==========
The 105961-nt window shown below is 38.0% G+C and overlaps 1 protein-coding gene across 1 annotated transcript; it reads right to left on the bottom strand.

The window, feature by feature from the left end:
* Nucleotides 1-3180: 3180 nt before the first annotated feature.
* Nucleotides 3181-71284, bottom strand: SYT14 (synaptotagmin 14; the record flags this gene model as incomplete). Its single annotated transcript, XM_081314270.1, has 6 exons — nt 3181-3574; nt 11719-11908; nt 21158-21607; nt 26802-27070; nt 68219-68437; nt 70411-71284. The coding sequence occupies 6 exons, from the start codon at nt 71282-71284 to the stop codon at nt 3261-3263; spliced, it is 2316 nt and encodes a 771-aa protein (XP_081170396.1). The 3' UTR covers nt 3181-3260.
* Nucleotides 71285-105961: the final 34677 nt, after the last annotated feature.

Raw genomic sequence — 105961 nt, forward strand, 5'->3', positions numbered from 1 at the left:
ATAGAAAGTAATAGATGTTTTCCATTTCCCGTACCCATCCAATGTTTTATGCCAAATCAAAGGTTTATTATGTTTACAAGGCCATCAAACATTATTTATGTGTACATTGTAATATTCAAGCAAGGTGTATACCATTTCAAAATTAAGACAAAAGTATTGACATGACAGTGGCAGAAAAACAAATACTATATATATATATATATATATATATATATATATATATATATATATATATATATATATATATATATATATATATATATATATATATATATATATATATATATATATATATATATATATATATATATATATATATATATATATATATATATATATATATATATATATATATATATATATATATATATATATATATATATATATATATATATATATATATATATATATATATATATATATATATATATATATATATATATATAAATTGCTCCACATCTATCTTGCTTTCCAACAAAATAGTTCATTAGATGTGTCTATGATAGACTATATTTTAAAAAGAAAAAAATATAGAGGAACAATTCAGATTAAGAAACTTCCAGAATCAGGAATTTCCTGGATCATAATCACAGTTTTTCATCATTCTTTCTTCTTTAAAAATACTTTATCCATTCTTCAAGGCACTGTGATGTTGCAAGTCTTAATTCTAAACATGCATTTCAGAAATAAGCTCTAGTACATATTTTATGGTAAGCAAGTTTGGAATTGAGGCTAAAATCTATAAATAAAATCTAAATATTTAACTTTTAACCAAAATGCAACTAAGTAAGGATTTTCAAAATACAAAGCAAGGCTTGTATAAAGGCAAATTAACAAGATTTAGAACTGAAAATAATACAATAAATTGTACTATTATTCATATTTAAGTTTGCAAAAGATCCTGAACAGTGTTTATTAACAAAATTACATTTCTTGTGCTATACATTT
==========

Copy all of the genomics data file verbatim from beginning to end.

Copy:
The 105961-nt window shown below is 38.0% G+C and overlaps 1 protein-coding gene across 1 annotated transcript; it reads right to left on the bottom strand.

The window, feature by feature from the left end:
* Nucleotides 1-3180: 3180 nt before the first annotated feature.
* Nucleotides 3181-71284, bottom strand: SYT14 (synaptotagmin 14; the record flags this gene model as incomplete). Its single annotated transcript, XM_081314270.1, has 6 exons — nt 3181-3574; nt 11719-11908; nt 21158-21607; nt 26802-27070; nt 68219-68437; nt 70411-71284. The coding sequence occupies 6 exons, from the start codon at nt 71282-71284 to the stop codon at nt 3261-3263; spliced, it is 2316 nt and encodes a 771-aa protein (XP_081170396.1). The 3' UTR covers nt 3181-3260.
* Nucleotides 71285-105961: the final 34677 nt, after the last annotated feature.

Raw genomic sequence — 105961 nt, forward strand, 5'->3', positions numbered from 1 at the left:
ATAGAAAGTAATAGATGTTTTCCATTTCCCGTACCCATCCAATGTTTTATGCCAAATCAAAGGTTTATTATGTTTACAAGGCCATCAAACATTATTTATGTGTACATTGTAATATTCAAGCAAGGTGTATACCATTTCAAAATTAAGACAAAAGTATTGACATGACAGTGGCAGAAAAACAAATACTATATATATATATATATATATATATATATATATATATATATATATATATATATATATATATATATATATATATATATATATATATATATATATATATATATATATATATATATATATATATATATATATATATATATATATATATATATATATATATATATATATATATATATATATATATATATATATATATATATATATATATATATATATATATATATATATATATATATATATATATATATATATATATATATATAAATTGCTCCACATCTATCTTGCTTTCCAACAAAATAGTTCATTAGATGTGTCTATGATAGACTATATTTTAAAAAGAAAAAAATATAGAGGAACAATTCAGATTAAGAAACTTCCAGAATCAGGAATTTCCTGGATCATAATCACAGTTTTTCATCATTCTTTCTTCTTTAAAAATACTTTATCCATTCTTCAAGGCACTGTGATGTTGCAAGTCTTAATTCTAAACATGCATTTCAGAAATAAGCTCTAGTACATATTTTATGGTAAGCAAGTTTGGAATTGAGGCTAAAATCTATAAATAAAATCTAAATATTTAACTTTTAACCAAAATGCAACTAAGTAAGGATTTTCAAAATACAAAGCAAGGCTTGTATAAAGGCAAATTAACAAGATTTAGAACTGAAAATAATACAATAAATTGTACTATTATTCATATTTAAGTTTGCAAAAGATCCTGAACAGTGTTTATTAACAAAATTACATTTCTTGTGCTATACATTT